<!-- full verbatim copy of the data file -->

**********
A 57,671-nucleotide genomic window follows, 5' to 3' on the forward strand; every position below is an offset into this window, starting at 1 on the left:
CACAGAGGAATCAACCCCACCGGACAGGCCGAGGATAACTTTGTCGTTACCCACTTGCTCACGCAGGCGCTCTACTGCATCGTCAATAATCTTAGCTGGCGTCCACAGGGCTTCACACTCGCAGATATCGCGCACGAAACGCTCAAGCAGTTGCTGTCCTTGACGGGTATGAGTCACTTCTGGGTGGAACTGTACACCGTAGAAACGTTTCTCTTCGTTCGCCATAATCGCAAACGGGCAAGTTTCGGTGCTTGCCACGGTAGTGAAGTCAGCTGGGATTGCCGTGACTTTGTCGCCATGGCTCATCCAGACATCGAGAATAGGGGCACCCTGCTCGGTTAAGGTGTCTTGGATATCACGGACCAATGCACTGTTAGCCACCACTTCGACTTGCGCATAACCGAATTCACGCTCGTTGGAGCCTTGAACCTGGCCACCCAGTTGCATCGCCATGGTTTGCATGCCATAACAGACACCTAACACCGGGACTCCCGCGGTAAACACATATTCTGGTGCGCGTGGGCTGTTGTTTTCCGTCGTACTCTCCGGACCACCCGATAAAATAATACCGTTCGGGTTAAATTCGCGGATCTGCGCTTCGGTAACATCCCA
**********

A 57,671-nucleotide genomic window follows, 5' to 3' on the forward strand; every position below is an offset into this window, starting at 1 on the left:
CACAGAGGAATCAACCCCACCGGACAGGCCGAGGATAACTTTGTCGTTACCCACTTGCTCACGCAGGCGCTCTACTGCATCGTCAATAATCTTAGCTGGCGTCCACAGGGCTTCACACTCGCAGATATCGCGCACGAAACGCTCAAGCAGTTGCTGTCCTTGACGGGTATGAGTCACTTCTGGGTGGAACTGTACACCGTAGAAACGTTTCTCTTCGTTCGCCATAATCGCAAACGGGCAAGTTTCGGTGCTTGCCACGGTAGTGAAGTCAGCTGGGATTGCCGTGACTTTGTCGCCATGGCTCATCCAGACATCGAGAATAGGGGCACCCTGCTCGGTTAAGGTGTCTTGGATATCACGGACCAATGCACTGTTAGCCACCACTTCGACTTGCGCATAACCGAATTCACGCTCGTTGGAGCCTTGAACCTGGCCACCCAGTTGCATCGCCATGGTTTGCATGCCATAACAGACACCTAACACCGGGACTCCCGCGGTAAACACATATTCTGGTGCGCGTGGGCTGTTGTTTTCCGTCGTACTCTCCGGACCACCCGATAAAATAATACCGTTCGGGTTAAATTCGCGGATCTGCGCTTCGGTAACATCCCA